Judge will allow key testimony in Huntsville Police Department officer’s murder trial

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HUNTSVILLE, Ala. — A judge has made a key ruling in the case of a Huntsville Police Department officer facing a murder charge.

Officer William Darby is due to go on trial May 3 for the April 2018 on-duty shooting at the home of Jeffery Parker on Deramus Avenue. Darby was the third officer on the scene after Parker had called 911 saying he was suicidal.

Darby and his lawyers have argued he was acting to defend himself and other officers at the time of the shooting.

Madison County Circuit Judge Donna Pate rejected a key defense motion in an order Tuesday.

The defense had asked that a statement from another officer on the scene be excluded from testimony.

Officer Genisha Pegues has previously testified that Parker — who was fatally shot by Darby — had told her he wasn’t going to shoot her.

The judge said Tuesday the jury can hear that testimony.

The court also ruled that the findings of a Huntsville Police Department shooting review board, which cleared Darby of wrongdoing in the shooting, will not be presented during the trial.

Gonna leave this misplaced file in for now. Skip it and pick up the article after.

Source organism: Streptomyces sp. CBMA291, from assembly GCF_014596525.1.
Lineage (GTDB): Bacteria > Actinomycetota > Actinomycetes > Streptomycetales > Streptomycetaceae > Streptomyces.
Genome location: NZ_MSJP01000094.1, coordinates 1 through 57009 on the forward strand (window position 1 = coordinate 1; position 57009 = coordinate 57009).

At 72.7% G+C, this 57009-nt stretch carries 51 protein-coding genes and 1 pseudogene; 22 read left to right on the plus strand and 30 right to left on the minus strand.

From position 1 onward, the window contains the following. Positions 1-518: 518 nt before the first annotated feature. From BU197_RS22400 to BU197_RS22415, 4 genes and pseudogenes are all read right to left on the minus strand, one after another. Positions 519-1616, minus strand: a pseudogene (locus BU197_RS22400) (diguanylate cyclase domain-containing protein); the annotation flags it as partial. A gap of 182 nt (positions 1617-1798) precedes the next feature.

And, the court ruled that the jury will not hear that Officer Pegues was made to take some remedial training after the incident.

Darby has argued Pegues was not behind cover while talking to Parker. Parker was holding a gun to his own head.

Darby shot Parker after he refused three commands to put the gun down.

The judge also granted a defense motion that barred officer statements from the Huntsville Police Department’s internal affairs investigation.

Darby was indicted in August 2018; prosecutors said they didn’t see that he was in imminent danger. The same day the indictment was announced Huntsville Police Chief Mark McMurray said Darby’s conduct that day “saved lives” and that he was in no way “a murderer.”

After a hearing in 2019, where Darby, Pegues, another officer and use of force experts testified, the court rejected Darby’s self-defense argument. If that argument had succeeded, there would be no pending murder trial.

The Darby trial is set to become the first high-profile case in Madison County that includes COVID-19 protocols.

The trial, including jury selection, is expected to take about a week.

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